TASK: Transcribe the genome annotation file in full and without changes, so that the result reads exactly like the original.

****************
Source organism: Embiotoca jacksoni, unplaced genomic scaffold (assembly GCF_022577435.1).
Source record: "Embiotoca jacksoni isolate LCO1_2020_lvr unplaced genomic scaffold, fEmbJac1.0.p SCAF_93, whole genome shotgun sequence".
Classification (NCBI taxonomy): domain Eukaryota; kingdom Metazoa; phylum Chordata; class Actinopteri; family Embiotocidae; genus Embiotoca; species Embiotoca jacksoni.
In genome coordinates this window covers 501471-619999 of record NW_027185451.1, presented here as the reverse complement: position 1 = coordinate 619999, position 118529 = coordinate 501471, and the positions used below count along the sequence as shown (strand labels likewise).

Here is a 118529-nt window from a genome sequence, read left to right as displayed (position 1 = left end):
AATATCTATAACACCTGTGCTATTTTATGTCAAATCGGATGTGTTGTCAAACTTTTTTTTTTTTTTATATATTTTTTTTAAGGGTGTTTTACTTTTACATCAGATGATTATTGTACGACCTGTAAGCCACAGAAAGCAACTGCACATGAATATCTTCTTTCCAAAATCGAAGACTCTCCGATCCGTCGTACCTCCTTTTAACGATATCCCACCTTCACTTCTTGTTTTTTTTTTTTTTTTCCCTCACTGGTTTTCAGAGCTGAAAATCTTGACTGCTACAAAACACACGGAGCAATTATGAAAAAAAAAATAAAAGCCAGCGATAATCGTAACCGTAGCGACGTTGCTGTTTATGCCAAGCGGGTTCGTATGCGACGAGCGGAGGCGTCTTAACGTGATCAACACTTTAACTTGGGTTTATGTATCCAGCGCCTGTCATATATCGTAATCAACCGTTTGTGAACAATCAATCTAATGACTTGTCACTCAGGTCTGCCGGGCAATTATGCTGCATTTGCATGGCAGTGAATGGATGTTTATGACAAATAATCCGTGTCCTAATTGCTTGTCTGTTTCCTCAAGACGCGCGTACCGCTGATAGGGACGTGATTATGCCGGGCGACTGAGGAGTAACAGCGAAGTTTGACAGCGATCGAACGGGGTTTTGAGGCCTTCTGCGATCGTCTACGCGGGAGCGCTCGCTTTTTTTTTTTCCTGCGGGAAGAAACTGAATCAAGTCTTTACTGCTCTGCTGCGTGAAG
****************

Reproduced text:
Source organism: Embiotoca jacksoni, unplaced genomic scaffold (assembly GCF_022577435.1).
Source record: "Embiotoca jacksoni isolate LCO1_2020_lvr unplaced genomic scaffold, fEmbJac1.0.p SCAF_93, whole genome shotgun sequence".
Classification (NCBI taxonomy): domain Eukaryota; kingdom Metazoa; phylum Chordata; class Actinopteri; family Embiotocidae; genus Embiotoca; species Embiotoca jacksoni.
In genome coordinates this window covers 501471-619999 of record NW_027185451.1, presented here as the reverse complement: position 1 = coordinate 619999, position 118529 = coordinate 501471, and the positions used below count along the sequence as shown (strand labels likewise).

Here is a 118529-nt window from a genome sequence, read left to right as displayed (position 1 = left end):
AATATCTATAACACCTGTGCTATTTTATGTCAAATCGGATGTGTTGTCAAACTTTTTTTTTTTTTTATATATTTTTTTTAAGGGTGTTTTACTTTTACATCAGATGATTATTGTACGACCTGTAAGCCACAGAAAGCAACTGCACATGAATATCTTCTTTCCAAAATCGAAGACTCTCCGATCCGTCGTACCTCCTTTTAACGATATCCCACCTTCACTTCTTGTTTTTTTTTTTTTTTTCCCTCACTGGTTTTCAGAGCTGAAAATCTTGACTGCTACAAAACACACGGAGCAATTATGAAAAAAAAAATAAAAGCCAGCGATAATCGTAACCGTAGCGACGTTGCTGTTTATGCCAAGCGGGTTCGTATGCGACGAGCGGAGGCGTCTTAACGTGATCAACACTTTAACTTGGGTTTATGTATCCAGCGCCTGTCATATATCGTAATCAACCGTTTGTGAACAATCAATCTAATGACTTGTCACTCAGGTCTGCCGGGCAATTATGCTGCATTTGCATGGCAGTGAATGGATGTTTATGACAAATAATCCGTGTCCTAATTGCTTGTCTGTTTCCTCAAGACGCGCGTACCGCTGATAGGGACGTGATTATGCCGGGCGACTGAGGAGTAACAGCGAAGTTTGACAGCGATCGAACGGGGTTTTGAGGCCTTCTGCGATCGTCTACGCGGGAGCGCTCGCTTTTTTTTTTTCCTGCGGGAAGAAACTGAATCAAGTCTTTACTGCTCTGCTGCGTGAAG